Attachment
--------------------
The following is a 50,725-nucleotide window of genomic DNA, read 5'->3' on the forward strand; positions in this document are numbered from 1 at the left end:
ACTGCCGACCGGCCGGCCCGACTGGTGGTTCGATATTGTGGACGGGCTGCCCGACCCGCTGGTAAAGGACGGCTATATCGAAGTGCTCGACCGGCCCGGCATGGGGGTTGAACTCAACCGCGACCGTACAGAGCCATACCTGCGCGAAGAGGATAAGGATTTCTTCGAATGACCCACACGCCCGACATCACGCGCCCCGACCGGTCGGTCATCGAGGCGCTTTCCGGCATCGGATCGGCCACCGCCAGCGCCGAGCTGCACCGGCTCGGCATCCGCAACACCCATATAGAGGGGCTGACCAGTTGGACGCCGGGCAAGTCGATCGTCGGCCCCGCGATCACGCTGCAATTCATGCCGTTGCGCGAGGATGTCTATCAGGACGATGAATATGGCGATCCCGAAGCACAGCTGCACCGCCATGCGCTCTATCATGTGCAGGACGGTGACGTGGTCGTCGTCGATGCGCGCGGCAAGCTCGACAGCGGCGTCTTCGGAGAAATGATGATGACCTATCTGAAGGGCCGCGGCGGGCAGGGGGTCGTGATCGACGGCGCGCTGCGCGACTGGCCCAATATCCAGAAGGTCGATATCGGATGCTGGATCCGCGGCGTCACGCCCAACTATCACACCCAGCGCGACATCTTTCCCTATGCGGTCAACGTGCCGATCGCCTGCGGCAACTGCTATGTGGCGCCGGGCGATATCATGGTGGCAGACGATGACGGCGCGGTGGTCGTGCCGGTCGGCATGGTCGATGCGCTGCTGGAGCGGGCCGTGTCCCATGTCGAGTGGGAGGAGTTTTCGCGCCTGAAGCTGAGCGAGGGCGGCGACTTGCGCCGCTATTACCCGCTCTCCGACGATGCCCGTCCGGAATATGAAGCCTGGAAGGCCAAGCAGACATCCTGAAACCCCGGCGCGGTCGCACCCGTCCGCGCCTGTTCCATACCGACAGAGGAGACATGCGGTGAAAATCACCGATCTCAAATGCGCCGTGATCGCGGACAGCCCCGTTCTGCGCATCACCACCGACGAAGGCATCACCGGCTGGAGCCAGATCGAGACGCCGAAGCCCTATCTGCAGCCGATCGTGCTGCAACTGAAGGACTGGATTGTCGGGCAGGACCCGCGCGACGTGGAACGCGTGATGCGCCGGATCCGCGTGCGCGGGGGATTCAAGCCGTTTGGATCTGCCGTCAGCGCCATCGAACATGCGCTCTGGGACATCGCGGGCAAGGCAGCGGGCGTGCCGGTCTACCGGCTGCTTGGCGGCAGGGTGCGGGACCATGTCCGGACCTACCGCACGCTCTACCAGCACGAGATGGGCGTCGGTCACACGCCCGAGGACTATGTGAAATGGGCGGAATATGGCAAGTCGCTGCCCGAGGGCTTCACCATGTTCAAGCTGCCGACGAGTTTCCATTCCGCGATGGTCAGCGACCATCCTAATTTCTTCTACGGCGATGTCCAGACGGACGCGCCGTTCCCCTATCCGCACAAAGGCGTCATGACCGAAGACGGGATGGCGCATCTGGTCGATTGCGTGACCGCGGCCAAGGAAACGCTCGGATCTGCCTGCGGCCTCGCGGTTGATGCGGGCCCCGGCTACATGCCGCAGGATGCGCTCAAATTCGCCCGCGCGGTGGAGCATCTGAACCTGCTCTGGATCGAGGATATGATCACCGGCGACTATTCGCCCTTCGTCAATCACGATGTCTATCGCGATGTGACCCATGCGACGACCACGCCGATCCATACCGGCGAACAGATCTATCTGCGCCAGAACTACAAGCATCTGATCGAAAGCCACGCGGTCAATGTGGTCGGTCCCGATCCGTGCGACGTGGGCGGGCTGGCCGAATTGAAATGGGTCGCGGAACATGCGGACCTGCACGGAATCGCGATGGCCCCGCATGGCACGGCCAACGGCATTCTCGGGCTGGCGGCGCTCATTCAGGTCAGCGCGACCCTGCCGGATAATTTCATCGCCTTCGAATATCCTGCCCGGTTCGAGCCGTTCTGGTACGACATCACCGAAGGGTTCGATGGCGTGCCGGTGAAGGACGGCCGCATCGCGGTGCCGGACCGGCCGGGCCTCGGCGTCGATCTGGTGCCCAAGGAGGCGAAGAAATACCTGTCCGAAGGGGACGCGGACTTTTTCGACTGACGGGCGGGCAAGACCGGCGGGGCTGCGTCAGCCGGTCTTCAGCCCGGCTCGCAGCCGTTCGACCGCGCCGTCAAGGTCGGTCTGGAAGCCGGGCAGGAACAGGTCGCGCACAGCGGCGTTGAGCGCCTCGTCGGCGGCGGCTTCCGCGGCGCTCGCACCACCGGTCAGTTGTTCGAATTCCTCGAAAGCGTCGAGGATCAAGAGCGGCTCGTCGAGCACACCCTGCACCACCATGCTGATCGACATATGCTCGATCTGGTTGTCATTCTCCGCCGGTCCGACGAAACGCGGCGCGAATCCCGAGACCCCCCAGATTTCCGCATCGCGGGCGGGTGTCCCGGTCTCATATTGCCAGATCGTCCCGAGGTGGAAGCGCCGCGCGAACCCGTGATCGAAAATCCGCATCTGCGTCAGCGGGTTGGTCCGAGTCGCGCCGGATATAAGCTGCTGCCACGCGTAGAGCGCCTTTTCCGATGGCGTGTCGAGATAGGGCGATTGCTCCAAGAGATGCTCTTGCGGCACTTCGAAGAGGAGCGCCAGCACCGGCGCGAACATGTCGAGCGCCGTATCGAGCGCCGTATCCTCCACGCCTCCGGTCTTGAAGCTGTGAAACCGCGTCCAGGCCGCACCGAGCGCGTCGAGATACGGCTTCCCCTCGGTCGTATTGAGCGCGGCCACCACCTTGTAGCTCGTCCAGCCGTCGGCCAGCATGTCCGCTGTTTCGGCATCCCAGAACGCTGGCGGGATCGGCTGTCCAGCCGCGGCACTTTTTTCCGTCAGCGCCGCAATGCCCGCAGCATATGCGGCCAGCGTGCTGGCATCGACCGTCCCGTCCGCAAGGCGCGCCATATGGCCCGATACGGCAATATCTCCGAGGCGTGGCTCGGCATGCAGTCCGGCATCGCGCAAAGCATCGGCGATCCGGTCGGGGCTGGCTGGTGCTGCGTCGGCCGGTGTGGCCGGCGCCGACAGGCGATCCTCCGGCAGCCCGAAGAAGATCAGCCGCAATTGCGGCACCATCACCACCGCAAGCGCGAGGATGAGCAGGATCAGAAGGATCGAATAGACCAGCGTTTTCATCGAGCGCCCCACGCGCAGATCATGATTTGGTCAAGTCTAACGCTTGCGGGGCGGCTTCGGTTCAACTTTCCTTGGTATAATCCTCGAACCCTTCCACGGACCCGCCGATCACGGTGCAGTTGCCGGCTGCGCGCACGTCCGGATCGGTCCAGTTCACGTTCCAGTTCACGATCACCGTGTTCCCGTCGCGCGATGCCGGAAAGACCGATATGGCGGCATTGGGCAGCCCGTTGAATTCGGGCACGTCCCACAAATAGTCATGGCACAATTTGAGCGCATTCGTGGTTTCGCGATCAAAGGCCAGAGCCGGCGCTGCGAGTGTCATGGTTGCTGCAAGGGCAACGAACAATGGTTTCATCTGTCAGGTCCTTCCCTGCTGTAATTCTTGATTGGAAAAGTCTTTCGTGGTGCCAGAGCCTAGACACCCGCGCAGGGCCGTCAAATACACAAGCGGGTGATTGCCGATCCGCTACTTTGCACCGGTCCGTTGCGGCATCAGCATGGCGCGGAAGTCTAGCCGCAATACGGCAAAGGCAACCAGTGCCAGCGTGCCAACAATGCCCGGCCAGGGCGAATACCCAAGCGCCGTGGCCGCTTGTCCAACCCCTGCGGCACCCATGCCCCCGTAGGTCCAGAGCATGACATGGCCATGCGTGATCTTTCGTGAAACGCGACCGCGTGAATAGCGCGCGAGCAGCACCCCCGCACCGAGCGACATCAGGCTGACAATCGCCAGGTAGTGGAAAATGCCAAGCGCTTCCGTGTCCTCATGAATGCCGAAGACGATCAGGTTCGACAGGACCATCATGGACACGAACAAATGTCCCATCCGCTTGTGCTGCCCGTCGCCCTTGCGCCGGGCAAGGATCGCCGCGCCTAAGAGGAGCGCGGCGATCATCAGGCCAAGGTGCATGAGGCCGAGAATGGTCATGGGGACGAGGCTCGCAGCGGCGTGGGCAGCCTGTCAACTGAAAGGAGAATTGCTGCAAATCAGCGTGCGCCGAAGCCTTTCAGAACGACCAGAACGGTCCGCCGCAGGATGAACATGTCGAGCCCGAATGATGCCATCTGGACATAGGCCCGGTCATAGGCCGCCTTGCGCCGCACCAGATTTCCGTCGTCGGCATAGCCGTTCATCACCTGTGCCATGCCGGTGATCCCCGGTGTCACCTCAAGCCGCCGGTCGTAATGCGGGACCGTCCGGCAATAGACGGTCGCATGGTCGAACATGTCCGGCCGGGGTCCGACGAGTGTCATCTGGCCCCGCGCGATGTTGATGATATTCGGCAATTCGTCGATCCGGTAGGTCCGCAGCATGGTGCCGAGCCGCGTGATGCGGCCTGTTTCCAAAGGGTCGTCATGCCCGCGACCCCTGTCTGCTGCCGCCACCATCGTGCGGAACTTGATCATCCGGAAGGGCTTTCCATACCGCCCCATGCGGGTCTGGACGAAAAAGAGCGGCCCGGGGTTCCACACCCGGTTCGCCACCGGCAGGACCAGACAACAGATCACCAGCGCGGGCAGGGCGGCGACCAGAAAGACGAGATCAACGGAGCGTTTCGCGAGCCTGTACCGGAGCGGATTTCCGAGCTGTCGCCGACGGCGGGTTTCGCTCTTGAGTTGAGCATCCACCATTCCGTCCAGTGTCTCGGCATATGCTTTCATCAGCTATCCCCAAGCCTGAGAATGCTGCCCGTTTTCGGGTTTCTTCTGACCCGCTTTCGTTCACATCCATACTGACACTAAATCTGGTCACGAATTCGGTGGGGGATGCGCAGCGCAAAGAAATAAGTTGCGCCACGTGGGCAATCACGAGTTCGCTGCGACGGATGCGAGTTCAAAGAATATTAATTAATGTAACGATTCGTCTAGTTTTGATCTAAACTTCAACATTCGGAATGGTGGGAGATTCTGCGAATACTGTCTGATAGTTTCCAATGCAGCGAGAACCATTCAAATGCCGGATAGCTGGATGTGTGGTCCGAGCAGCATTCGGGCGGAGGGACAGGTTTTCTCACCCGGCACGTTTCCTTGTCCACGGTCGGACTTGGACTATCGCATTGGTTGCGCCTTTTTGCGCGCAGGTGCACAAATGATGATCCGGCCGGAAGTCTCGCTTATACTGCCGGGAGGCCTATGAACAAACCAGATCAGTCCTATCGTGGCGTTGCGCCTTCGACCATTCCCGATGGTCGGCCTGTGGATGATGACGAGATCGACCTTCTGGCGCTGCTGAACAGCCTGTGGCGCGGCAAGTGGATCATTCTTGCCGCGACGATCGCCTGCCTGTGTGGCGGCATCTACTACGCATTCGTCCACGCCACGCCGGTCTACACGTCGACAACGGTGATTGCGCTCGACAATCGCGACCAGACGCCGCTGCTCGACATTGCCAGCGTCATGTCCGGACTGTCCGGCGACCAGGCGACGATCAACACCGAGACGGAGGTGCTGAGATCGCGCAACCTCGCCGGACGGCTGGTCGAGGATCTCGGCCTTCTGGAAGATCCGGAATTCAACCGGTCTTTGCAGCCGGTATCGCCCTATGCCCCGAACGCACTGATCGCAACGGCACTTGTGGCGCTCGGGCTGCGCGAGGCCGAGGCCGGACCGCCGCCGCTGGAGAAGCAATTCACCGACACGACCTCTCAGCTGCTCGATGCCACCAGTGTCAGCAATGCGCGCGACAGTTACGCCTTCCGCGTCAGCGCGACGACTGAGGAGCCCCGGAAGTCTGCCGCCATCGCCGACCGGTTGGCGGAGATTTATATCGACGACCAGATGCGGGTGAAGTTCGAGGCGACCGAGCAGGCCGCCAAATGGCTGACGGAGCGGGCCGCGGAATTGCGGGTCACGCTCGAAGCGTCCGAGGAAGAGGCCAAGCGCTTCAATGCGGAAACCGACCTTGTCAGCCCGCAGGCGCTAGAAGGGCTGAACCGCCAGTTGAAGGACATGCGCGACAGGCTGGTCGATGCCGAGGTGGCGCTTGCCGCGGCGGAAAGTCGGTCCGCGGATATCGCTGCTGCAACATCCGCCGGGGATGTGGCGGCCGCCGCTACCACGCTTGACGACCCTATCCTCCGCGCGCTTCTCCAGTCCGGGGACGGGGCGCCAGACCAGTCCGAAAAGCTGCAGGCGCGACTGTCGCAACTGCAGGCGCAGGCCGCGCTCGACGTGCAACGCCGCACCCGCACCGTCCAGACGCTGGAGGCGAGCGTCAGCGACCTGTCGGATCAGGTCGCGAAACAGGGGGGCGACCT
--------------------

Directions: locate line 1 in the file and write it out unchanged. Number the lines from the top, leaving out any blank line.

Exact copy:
The following is a 50,725-nucleotide window of genomic DNA, read 5'->3' on the forward strand; positions in this document are numbered from 1 at the left end: